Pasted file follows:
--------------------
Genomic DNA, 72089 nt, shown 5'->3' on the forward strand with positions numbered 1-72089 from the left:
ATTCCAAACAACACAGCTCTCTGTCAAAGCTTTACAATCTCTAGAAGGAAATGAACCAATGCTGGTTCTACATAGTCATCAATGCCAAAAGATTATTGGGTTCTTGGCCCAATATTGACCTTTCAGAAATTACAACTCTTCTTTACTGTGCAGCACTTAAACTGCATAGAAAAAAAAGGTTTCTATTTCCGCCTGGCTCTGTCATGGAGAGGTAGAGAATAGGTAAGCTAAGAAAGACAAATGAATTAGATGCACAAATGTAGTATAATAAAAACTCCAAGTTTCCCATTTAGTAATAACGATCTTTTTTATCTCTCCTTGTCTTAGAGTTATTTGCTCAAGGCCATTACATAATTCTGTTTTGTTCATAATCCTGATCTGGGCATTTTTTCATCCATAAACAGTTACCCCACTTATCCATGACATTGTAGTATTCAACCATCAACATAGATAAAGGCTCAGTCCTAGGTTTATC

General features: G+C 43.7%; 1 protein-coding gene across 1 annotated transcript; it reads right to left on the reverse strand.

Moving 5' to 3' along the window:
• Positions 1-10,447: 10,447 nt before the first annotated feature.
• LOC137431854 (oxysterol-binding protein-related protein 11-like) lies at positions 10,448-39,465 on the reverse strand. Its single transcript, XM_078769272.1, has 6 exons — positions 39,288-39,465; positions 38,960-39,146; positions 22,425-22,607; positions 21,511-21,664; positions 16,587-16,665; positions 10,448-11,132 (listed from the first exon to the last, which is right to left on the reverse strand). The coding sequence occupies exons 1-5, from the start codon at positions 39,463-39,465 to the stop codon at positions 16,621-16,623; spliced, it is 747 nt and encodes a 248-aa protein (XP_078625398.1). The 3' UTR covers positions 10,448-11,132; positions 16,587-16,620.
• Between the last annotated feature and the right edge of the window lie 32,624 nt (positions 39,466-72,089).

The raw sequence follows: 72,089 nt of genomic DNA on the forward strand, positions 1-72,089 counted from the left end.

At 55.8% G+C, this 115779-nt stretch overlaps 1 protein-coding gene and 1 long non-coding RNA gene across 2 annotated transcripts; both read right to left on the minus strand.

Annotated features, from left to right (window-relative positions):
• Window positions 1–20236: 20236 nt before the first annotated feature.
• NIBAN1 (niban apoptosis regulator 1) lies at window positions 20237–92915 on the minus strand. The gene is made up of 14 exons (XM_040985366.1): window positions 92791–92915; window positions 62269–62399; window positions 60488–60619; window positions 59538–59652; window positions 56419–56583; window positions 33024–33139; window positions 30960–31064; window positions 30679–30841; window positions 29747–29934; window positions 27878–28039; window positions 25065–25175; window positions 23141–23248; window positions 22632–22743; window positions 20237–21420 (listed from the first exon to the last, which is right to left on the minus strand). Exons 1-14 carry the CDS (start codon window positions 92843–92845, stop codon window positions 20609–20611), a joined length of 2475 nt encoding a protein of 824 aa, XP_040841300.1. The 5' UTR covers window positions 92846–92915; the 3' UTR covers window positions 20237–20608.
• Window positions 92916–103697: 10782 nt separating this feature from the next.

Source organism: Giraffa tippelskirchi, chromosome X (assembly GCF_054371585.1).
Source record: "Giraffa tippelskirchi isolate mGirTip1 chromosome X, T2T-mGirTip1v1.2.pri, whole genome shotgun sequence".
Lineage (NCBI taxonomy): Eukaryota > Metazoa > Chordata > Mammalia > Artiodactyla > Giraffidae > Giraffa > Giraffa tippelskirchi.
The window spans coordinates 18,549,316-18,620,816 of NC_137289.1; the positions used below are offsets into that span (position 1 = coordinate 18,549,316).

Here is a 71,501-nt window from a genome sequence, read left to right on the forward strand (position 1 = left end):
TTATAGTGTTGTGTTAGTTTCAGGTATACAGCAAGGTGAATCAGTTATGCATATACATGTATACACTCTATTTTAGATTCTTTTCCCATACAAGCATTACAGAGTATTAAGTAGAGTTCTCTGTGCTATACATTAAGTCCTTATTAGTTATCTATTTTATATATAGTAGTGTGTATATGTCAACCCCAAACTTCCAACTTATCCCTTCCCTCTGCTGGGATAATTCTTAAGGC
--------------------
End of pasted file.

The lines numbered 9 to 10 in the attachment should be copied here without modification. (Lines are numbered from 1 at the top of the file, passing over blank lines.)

At 55.8% G+C, this 115779-nt stretch overlaps 1 protein-coding gene and 1 long non-coding RNA gene across 2 annotated transcripts; both read right to left on the minus strand.

Annotated features, from left to right (window-relative positions):